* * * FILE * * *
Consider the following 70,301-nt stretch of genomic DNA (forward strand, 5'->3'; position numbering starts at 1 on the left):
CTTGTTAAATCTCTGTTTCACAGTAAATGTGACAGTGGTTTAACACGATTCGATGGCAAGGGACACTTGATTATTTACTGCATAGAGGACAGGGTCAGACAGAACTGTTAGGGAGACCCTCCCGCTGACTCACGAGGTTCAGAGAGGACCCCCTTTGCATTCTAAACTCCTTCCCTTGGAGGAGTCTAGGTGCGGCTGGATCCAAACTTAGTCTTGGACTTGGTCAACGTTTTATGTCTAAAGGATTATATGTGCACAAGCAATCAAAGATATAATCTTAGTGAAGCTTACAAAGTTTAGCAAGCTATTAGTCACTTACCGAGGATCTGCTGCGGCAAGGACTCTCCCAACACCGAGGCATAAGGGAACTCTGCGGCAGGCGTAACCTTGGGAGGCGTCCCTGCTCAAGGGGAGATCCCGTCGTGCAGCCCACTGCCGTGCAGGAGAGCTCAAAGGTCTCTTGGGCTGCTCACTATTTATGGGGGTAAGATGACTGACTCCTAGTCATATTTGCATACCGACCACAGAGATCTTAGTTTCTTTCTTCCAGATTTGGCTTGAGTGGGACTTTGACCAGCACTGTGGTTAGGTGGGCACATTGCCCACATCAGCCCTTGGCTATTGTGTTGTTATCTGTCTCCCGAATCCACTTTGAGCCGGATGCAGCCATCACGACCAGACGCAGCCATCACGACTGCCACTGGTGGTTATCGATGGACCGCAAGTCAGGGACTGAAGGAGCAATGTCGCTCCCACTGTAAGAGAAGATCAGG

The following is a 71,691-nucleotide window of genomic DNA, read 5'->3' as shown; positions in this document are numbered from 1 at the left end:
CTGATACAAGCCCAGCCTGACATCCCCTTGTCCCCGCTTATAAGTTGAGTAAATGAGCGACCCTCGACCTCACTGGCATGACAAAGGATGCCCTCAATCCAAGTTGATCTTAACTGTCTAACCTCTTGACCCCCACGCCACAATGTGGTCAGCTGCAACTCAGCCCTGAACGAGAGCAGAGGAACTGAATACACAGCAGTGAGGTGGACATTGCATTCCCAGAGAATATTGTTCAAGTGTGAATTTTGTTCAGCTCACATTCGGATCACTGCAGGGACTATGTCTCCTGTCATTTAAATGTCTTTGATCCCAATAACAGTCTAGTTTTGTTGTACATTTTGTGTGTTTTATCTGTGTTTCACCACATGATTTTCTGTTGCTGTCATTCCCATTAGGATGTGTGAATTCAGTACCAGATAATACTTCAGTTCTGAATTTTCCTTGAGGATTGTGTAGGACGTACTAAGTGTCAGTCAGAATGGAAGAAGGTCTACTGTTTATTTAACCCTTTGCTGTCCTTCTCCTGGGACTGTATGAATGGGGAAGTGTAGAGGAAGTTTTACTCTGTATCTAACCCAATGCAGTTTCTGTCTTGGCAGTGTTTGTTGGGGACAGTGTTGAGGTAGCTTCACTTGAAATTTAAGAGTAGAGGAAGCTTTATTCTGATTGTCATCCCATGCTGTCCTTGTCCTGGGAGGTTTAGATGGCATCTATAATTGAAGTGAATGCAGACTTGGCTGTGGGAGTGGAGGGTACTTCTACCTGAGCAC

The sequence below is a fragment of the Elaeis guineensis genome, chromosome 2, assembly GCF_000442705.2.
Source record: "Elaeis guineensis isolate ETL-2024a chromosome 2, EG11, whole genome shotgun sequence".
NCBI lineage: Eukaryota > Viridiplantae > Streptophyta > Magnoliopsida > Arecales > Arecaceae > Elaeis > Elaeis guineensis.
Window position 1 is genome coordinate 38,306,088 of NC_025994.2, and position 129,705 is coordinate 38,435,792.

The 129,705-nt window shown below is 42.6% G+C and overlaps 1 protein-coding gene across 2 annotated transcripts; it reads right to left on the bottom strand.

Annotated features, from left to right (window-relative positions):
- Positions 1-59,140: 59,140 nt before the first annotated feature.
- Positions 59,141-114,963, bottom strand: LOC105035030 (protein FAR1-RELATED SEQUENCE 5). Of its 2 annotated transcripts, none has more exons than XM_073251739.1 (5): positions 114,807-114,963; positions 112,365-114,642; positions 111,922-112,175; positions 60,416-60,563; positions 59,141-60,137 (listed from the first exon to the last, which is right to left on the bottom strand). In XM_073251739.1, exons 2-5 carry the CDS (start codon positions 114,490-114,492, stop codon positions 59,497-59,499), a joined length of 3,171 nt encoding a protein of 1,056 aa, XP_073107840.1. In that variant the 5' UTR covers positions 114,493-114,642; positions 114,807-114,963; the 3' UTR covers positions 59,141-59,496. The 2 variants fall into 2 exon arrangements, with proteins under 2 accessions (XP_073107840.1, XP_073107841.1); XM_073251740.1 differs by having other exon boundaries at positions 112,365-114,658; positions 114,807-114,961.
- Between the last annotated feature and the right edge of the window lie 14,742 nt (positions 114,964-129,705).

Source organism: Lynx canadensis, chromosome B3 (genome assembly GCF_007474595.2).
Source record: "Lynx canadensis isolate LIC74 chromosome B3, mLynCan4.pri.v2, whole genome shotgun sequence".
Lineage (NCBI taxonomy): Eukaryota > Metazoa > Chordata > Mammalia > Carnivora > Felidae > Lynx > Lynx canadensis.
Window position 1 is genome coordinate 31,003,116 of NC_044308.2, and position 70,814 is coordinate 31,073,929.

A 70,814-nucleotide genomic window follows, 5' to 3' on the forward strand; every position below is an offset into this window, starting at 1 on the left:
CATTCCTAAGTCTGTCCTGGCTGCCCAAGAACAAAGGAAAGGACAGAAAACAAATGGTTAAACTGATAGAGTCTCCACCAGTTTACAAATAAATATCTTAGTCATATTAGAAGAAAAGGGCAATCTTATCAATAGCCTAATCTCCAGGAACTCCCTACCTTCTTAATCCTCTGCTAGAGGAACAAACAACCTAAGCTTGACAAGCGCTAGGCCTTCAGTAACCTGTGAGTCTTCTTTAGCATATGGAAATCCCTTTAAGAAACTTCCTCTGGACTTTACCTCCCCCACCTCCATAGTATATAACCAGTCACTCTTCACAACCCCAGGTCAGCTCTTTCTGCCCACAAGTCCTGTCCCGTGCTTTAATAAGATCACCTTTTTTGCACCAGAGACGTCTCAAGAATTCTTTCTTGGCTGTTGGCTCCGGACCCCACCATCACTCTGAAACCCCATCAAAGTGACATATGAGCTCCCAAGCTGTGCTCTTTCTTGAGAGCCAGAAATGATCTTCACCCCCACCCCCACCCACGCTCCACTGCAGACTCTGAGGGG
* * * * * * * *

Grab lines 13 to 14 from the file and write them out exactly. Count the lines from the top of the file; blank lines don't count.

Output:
- Between the last annotated feature and the right edge of the window lie 14,742 nt (positions 114,964-129,705).

Source organism: Lynx canadensis, chromosome B3 (genome assembly GCF_007474595.2).